Such a ratings change, which could come as soon as early August, would “modestly raise” the federal government’s borrowing costs, S&P said. If the U.S. defaults on some obligations after Aug. 2, even if it pays bondholders, S&P forecast short-term interest rates would rise by 0.50 percentage points and long-term interest rates by 1 percentage point.
If S&P were to downgrade U.S. debt following a failure to reach a credible deficit reduction agreement, the market reaction would probably be more severe than the ratings service forecasts, said Christian Cooper, head of U.S. dollar derivatives trading in New York at Jefferies Group Inc., one of 20 primary dealers that trades with the Federal Reserve.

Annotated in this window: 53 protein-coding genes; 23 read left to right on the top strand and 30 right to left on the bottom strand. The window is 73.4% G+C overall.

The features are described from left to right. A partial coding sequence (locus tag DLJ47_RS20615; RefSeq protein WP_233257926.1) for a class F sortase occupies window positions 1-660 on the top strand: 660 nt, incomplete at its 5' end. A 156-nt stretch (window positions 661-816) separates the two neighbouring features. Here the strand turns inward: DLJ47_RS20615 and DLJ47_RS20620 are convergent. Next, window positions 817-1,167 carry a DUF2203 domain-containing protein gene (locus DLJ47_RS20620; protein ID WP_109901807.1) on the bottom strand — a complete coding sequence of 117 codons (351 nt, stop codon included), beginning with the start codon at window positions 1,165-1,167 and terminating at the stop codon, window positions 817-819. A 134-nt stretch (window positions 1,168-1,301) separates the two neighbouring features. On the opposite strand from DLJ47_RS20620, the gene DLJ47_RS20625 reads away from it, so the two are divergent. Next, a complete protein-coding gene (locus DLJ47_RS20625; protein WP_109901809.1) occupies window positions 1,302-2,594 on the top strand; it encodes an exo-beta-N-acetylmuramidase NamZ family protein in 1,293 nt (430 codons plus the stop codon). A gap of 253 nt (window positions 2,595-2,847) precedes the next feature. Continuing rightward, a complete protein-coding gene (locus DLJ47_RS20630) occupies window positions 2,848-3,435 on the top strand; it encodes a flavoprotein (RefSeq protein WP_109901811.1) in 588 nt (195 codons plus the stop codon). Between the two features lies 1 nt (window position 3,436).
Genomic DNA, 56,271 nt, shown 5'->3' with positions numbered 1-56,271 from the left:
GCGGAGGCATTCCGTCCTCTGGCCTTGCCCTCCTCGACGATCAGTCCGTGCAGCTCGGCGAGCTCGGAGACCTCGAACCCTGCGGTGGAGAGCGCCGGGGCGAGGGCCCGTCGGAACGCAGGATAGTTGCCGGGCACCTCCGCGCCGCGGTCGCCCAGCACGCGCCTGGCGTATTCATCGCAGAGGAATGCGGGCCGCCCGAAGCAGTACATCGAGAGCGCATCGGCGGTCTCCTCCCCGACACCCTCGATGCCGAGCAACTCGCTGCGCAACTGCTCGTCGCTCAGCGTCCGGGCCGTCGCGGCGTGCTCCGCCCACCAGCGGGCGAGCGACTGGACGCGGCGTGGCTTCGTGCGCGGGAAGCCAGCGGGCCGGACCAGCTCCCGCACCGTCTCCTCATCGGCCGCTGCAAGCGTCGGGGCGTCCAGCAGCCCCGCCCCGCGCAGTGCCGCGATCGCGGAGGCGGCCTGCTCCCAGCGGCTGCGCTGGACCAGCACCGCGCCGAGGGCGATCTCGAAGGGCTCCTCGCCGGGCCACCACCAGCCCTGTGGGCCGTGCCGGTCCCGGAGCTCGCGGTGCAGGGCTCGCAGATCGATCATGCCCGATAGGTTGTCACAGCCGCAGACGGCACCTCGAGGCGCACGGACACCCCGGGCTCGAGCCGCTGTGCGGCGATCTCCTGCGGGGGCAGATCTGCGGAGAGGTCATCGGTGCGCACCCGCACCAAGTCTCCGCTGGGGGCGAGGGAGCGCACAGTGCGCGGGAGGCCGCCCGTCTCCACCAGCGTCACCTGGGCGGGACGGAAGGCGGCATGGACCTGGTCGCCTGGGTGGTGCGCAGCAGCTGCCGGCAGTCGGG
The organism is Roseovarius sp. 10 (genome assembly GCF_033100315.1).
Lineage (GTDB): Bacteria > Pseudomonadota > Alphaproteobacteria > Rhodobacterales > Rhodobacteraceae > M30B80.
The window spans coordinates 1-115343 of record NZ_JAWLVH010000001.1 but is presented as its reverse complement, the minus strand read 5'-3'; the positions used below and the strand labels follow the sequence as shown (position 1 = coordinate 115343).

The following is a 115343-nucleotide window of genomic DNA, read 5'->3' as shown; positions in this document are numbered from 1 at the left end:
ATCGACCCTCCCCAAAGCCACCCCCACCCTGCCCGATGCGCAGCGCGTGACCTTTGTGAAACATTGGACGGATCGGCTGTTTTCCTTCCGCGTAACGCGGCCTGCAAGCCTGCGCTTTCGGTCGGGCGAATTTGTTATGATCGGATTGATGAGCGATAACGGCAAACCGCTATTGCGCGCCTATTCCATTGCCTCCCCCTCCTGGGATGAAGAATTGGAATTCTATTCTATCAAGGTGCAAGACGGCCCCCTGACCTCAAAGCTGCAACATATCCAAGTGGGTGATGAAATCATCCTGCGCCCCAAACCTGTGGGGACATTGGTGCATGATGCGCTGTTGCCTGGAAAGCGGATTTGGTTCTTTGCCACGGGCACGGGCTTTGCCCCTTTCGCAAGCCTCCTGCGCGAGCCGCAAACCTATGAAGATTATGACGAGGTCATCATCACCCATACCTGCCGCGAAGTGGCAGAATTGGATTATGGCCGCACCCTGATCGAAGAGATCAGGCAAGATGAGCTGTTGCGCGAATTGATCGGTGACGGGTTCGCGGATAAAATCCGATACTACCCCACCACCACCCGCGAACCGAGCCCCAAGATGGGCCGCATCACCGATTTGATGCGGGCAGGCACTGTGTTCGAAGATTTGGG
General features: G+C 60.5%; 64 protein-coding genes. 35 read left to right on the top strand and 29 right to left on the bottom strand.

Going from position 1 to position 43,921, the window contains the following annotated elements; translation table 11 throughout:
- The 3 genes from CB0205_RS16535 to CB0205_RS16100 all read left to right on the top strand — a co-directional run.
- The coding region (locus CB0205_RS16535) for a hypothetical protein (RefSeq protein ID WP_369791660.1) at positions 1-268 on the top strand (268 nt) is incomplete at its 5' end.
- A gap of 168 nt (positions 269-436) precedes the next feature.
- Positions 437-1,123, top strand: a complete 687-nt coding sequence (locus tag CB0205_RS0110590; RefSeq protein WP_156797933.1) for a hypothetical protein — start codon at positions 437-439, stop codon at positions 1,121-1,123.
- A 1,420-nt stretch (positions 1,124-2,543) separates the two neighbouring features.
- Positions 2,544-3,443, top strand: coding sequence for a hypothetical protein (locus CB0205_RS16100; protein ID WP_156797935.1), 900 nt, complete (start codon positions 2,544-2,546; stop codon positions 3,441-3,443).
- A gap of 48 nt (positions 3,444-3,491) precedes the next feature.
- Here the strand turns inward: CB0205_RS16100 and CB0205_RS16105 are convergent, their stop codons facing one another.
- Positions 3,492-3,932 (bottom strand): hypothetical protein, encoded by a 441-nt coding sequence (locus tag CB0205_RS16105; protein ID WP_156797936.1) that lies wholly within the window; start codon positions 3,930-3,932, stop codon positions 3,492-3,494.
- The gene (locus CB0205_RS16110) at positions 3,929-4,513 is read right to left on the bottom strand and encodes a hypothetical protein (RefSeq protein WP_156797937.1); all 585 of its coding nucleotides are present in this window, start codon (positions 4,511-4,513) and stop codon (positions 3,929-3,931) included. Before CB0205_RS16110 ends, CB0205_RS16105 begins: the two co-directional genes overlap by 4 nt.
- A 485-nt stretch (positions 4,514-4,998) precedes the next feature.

Cooper said long-term Treasury yields could rise by as much as 40 to 50 basis points, or 0.40 to 0.50 percentage points. The ramifications in financial markets would be even broader, he said.
“It is an entirely new world that we would be in to even consider a downgrade of U.S. government debt,” Cooper said. “This is something that would fundamentally change the market’s perception of not only U.S. government solvency but how risky assets around the world are priced as well.”
Even amid the political debate about the debt in Washington, bond market yields in the U.S. are lower now than when the government was running a budget surplus a decade ago. The yield on the benchmark 10-year note declined two basis points to 3 percent as of 10:46 a.m. in Tokyo, according to Bloomberg Bond Trader prices.
The rate is below the average of 5.48 percent in 1998 through 2001, the last time the U.S. had a budget surplus, according to Bloomberg Bond Trader prices.
Asian stocks rose for a fourth day, while the yen weakened against all its major peers and bond risk fell amid optimism European officials will contain the region’s debt crisis.